Posts Tagged ‘markets’

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Teaching critical literacy.

That’s what professors do in the classroom. We teach students languages in order to make some sense of the world around them. How to view a film or read a novel. How to think about economics, politics, and culture. How to understand cell biology or the evolution of the universe.

And, of course, how to think critically about those languages—both their conditions and their consequences.

I’ve been thinking about the task of teaching critical literacy as I prepare the syllabi and lectures for my final semester at the University of Notre Dame.

Lately, I’ve been struck by the way mainstream economics is usually taught as a choice between markets and policy. Whenever a problem comes up—say, inequality or climate change—one group of mainstream economists offers the market as a solution, while the other group suggests that markets aren’t enough and need to be supplemented by government policies. Thus, for example, conservative, market-oriented economists teach students that, with free markets, everybody gets what they deserve (so inequality isn’t really a problem) and greenhouse gas emissions will decline over time (by imposing a tax on the burning of carbon-based fuels). Liberal economists generally argue that market outcomes are inadequate and require additional policies—for example, minimum-wage laws (to lower inequality) and stringent regulations on carbon emissions (because allowing the market to work through carbon taxes, or even cap-and-trade schemes, won’t achieve the necessary reductions to avoid global warming).*

That’s the way mainstream economists frame the issues for students—and, for that matter, for the general public. Markets or policies. Either rely on markets or implement new policies. Once someone learns the language, they see the world in a particular way, and they’re permitted to participate in the debate on those terms.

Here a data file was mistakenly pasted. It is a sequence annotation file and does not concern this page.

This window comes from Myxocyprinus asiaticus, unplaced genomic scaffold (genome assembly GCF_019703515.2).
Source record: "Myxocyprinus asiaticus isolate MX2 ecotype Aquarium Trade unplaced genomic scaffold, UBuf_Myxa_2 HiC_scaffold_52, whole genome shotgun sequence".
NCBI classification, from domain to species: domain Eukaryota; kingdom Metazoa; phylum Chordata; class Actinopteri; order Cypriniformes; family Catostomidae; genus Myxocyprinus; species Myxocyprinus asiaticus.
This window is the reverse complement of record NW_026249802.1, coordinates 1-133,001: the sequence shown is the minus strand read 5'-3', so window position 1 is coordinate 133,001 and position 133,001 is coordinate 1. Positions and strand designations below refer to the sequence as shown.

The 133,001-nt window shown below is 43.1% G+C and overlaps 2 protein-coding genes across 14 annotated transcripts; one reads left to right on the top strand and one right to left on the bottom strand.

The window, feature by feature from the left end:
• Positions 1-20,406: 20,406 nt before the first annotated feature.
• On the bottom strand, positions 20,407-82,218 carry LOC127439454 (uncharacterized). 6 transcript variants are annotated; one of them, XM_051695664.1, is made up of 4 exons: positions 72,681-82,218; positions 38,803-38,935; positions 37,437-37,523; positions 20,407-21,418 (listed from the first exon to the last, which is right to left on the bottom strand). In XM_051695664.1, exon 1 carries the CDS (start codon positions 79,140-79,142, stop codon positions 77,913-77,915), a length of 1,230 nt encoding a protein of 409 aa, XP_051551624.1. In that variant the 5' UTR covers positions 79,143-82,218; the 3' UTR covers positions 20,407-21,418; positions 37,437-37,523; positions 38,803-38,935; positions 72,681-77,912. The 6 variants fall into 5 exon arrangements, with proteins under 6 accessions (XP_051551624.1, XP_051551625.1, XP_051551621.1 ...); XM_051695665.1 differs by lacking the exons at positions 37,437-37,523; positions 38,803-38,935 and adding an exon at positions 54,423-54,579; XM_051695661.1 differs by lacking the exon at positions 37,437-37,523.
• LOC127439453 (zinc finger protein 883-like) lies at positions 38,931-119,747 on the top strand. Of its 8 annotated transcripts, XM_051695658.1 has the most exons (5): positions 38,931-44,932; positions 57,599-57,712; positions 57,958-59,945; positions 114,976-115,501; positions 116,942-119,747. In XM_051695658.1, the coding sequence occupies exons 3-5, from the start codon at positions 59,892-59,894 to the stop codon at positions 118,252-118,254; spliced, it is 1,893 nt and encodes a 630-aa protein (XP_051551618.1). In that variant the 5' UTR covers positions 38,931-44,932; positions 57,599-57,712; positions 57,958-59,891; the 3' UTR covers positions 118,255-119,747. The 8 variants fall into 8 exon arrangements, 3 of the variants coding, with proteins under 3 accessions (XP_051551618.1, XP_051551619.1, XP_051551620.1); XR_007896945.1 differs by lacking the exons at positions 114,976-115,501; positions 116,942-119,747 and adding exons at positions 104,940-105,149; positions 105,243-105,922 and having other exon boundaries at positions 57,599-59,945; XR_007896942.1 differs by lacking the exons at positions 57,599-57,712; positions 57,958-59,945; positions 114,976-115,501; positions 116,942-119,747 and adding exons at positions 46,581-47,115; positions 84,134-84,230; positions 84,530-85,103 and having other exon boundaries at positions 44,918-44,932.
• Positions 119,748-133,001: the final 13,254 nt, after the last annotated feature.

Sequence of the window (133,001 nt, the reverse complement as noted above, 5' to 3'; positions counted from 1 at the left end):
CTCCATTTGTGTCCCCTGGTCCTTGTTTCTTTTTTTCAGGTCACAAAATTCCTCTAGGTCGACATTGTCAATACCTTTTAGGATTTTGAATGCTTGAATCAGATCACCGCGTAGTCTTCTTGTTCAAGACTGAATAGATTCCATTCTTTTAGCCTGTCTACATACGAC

The problem is, something crucial is being left out of those languages, and thus the economic and political debate: institutions. The existing set of institutions are taken as given. Therefore, the possibility of changing existing institutions or creating new institutions to solve economic and social problems is simply taken off the table.

Among those institutions, perhaps the key one is the corporation. The presumption within mainstream economics is that privately owned, publicly traded corporations are simply there, allowed to operate freely within markets or nudged in a better direction by government policies. What mainstream economists never encourage students (or, again the general public) to consider is the possibility that institutions—especially the corporation—might be modified or radically transformed to create the foundation for a different kind of economy.

Consider how strange that is. Corporations are the central institution when it comes to the distribution of income and therefore the obscene, and still-growing, levels of inequality in the U.S. and world economies. It’s how most workers are paid (because that’s where jobs are available) and where the surplus is first appropriated (by the boards of directors) and then distributed (to shareholders and others). And as workers’ wages stagnate, and the surplus grows, economic inequality becomes worse and worse.

The same is true with climate change. The major institution involved in producing and using fossil fuels—and therefore creating the conditions for global warming—is the corporation. Especially gigantic multinational corporations. Some make profits by extracting fossil fuels; others use those fuels to produce commodities and to transport them around the world. They are the basis of the fossil-fuel-intensive Capitalocene.

Within the language of mainstream economists, the corporation is always-already there. They may allow for different kinds of markets and different kinds of policies but never for an alternative to the institution of the corporation —whether a different kind of corporation or a non-corporate way of organizing economic and social life.

If the goal of teaching economic is critical literacy, then we have to teach students the multiple languages of economics—including the possibilities that are foreclosed by some languages and opened up by other languages. One of our tasks, then, is to look beyond the language of markets and policy and to expose students to a language of changing institutions.

Now that I begin to look back on my decades of teaching economics, I guess that’s what I’ve been doing the entire time, exploring and promoting critical literacy. I’ve always taken as one of my responsibilities the teaching of the language of mainstream economists. But I haven’t stopped there. I’ve also always endeavored to expose students to other languages, other ways of making sense of the world around them.